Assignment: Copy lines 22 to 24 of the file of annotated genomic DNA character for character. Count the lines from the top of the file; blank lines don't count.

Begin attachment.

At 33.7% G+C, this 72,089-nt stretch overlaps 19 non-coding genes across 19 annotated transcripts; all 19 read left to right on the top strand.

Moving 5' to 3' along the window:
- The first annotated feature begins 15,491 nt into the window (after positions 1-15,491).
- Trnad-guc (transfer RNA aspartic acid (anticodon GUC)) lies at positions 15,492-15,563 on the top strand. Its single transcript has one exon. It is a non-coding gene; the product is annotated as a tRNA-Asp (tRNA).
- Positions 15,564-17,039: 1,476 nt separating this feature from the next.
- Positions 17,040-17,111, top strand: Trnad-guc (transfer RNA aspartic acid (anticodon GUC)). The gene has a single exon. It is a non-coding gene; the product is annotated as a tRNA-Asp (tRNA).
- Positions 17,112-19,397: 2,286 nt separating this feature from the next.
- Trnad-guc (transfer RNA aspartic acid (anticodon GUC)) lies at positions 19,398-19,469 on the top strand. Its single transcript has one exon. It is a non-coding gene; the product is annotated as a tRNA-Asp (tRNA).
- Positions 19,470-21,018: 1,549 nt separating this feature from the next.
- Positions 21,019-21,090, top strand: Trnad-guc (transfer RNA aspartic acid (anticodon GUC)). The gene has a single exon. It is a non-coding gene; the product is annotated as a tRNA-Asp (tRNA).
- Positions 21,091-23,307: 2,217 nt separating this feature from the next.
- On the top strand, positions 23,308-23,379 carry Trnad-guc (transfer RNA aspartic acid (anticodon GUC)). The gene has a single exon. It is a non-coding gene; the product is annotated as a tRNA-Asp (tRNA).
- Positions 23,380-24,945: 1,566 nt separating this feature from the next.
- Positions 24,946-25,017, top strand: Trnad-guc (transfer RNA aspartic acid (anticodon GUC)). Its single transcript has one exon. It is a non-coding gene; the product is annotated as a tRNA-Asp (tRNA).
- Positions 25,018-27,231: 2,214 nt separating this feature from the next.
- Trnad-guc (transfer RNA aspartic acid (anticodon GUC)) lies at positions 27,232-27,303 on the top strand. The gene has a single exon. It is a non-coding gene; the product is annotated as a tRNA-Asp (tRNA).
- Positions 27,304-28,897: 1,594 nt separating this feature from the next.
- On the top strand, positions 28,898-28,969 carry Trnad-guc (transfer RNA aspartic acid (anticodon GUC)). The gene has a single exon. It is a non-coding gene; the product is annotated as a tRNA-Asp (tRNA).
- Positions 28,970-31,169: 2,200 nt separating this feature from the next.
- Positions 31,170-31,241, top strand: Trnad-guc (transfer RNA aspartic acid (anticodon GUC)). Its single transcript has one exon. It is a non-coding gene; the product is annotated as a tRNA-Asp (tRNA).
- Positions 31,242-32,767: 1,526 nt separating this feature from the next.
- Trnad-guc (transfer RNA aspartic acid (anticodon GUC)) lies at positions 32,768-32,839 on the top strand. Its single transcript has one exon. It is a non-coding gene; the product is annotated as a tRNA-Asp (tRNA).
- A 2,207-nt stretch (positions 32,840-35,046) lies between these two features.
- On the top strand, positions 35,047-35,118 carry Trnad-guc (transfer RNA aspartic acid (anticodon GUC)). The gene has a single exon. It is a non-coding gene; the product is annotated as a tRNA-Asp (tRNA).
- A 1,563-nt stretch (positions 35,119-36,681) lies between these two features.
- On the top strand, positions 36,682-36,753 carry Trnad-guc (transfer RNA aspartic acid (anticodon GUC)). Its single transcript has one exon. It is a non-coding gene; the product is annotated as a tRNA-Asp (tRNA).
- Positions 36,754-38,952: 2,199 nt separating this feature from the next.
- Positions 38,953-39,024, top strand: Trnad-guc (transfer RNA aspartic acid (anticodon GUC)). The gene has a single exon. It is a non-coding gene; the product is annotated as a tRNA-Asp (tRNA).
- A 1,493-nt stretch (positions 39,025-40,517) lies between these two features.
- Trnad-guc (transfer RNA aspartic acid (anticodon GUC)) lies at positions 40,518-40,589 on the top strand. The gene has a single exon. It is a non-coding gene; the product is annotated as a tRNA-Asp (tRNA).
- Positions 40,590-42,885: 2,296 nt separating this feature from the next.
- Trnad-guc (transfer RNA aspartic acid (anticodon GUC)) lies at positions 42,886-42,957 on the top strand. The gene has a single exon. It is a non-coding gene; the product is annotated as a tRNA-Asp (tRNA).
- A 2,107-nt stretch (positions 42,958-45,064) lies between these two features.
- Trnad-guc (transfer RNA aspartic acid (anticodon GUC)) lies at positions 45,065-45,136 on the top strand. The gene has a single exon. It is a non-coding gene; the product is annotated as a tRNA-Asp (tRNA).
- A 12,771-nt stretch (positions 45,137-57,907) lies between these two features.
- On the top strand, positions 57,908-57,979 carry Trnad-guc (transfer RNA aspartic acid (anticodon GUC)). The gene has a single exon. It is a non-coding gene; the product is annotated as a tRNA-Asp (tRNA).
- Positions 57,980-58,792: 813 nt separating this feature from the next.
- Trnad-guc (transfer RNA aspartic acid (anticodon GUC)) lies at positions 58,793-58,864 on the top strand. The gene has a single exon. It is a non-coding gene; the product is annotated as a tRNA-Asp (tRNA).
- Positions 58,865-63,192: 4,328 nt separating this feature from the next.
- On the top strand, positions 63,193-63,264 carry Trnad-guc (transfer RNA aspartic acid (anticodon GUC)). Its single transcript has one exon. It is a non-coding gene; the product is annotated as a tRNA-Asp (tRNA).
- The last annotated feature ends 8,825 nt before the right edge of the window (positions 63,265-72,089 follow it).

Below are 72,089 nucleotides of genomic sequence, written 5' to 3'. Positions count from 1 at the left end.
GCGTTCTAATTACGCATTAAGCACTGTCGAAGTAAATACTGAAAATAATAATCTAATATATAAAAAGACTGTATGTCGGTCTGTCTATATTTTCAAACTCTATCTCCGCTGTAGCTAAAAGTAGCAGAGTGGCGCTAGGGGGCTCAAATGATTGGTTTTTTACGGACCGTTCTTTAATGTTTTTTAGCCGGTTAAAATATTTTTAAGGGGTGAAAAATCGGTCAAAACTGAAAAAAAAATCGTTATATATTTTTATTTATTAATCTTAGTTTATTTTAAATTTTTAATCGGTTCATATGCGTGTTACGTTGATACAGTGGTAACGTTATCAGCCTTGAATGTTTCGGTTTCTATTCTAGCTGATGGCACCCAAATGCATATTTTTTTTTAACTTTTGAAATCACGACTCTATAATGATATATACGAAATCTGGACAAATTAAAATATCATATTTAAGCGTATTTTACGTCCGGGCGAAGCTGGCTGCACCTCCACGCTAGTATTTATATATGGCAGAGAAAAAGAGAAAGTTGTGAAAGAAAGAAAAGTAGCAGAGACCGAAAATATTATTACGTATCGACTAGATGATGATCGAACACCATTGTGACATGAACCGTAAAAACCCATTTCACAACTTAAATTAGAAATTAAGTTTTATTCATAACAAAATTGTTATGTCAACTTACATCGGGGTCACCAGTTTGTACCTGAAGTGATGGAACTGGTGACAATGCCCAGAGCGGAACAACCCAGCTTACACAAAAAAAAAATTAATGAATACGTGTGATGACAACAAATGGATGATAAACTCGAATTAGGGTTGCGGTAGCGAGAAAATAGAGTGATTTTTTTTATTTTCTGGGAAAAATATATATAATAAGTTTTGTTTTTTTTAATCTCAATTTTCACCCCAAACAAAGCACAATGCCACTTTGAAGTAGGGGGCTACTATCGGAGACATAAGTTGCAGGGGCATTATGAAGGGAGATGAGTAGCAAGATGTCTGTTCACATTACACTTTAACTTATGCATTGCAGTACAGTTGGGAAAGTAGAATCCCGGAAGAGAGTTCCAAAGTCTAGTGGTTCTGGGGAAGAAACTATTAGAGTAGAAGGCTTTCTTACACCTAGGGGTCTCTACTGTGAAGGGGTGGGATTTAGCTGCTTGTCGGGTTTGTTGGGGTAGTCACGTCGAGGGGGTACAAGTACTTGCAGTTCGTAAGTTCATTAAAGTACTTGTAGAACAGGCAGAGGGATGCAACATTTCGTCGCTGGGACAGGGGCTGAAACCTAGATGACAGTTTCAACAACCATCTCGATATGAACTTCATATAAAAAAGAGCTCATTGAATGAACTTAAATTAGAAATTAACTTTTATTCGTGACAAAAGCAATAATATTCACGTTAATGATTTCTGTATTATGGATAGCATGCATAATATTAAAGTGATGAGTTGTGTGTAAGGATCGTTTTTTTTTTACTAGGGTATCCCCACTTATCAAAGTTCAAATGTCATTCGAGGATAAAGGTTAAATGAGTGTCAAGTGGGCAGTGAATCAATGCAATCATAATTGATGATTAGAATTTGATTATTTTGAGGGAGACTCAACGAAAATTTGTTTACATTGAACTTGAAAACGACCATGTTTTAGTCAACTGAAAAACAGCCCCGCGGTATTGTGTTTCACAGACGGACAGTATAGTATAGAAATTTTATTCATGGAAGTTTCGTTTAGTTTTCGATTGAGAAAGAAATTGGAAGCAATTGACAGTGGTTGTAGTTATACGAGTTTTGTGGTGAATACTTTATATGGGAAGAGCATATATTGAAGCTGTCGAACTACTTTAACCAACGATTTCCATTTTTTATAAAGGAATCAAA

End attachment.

- Trnad-guc (transfer RNA aspartic acid (anticodon GUC)) lies at positions 32,768-32,839 on the top strand. Its single transcript has one exon. It is a non-coding gene; the product is annotated as a tRNA-Asp (tRNA).
- A 2,207-nt stretch (positions 32,840-35,046) lies between these two features.
- On the top strand, positions 35,047-35,118 carry Trnad-guc (transfer RNA aspartic acid (anticodon GUC)). The gene has a single exon. It is a non-coding gene; the product is annotated as a tRNA-Asp (tRNA).